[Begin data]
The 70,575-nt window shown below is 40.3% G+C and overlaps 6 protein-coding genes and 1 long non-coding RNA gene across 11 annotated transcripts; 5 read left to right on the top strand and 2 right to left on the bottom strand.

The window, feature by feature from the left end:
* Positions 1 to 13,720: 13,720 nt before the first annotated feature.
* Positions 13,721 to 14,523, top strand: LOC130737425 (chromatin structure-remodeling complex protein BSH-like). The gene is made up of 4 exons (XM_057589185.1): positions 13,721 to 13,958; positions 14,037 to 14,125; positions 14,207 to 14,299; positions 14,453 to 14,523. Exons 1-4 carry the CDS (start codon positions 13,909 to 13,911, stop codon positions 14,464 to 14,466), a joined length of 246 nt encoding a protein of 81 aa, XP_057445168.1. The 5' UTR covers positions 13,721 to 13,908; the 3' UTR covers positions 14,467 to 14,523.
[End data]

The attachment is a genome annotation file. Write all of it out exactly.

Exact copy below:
The 70,575-nt window shown below is 40.3% G+C and overlaps 6 protein-coding genes and 1 long non-coding RNA gene across 11 annotated transcripts; 5 read left to right on the top strand and 2 right to left on the bottom strand.

The window, feature by feature from the left end:
* Positions 1 to 13,720: 13,720 nt before the first annotated feature.
* Positions 13,721 to 14,523, top strand: LOC130737425 (chromatin structure-remodeling complex protein BSH-like). The gene is made up of 4 exons (XM_057589185.1): positions 13,721 to 13,958; positions 14,037 to 14,125; positions 14,207 to 14,299; positions 14,453 to 14,523. Exons 1-4 carry the CDS (start codon positions 13,909 to 13,911, stop codon positions 14,464 to 14,466), a joined length of 246 nt encoding a protein of 81 aa, XP_057445168.1. The 5' UTR covers positions 13,721 to 13,908; the 3' UTR covers positions 14,467 to 14,523.